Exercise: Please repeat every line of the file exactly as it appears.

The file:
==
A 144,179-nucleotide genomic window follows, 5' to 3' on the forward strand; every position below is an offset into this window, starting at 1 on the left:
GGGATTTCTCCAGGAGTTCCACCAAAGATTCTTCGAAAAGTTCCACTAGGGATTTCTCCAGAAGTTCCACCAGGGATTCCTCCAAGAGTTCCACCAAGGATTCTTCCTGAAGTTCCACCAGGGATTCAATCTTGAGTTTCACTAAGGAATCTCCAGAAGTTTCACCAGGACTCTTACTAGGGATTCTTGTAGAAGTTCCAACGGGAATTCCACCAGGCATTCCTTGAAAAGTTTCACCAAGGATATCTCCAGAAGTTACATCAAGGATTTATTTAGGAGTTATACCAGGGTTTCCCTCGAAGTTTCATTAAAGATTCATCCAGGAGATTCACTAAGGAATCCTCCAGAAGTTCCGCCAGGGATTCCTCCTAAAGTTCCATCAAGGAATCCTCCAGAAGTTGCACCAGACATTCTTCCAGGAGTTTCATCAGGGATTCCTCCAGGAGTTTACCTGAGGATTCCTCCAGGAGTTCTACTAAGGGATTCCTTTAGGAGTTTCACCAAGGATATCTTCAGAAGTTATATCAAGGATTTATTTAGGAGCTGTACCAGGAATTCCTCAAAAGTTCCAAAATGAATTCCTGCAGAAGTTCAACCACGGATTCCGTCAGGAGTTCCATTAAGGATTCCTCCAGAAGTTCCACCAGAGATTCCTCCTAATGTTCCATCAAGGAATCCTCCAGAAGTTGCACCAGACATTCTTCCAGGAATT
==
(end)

A 144,179-nucleotide genomic window follows, 5' to 3' on the forward strand; every position below is an offset into this window, starting at 1 on the left:
GGGATTTCTCCAGGAGTTCCACCAAAGATTCTTCGAAAAGTTCCACTAGGGATTTCTCCAGAAGTTCCACCAGGGATTCCTCCAAGAGTTCCACCAAGGATTCTTCCTGAAGTTCCACCAGGGATTCAATCTTGAGTTTCACTAAGGAATCTCCAGAAGTTTCACCAGGACTCTTACTAGGGATTCTTGTAGAAGTTCCAACGGGAATTCCACCAGGCATTCCTTGAAAAGTTTCACCAAGGATATCTCCAGAAGTTACATCAAGGATTTATTTAGGAGTTATACCAGGGTTTCCCTCGAAGTTTCATTAAAGATTCATCCAGGAGATTCACTAAGGAATCCTCCAGAAGTTCCGCCAGGGATTCCTCCTAAAGTTCCATCAAGGAATCCTCCAGAAGTTGCACCAGACATTCTTCCAGGAGTTTCATCAGGGATTCCTCCAGGAGTTTACCTGAGGATTCCTCCAGGAGTTCTACTAAGGGATTCCTTTAGGAGTTTCACCAAGGATATCTTCAGAAGTTATATCAAGGATTTATTTAGGAGCTGTACCAGGAATTCCTCAAAAGTTCCAAAATGAATTCCTGCAGAAGTTCAACCACGGATTCCGTCAGGAGTTCCATTAAGGATTCCTCCAGAAGTTCCACCAGAGATTCCTCCTAATGTTCCATCAAGGAATCCTCCAGAAGTTGCACCAGACATTCTTCCAGGAATT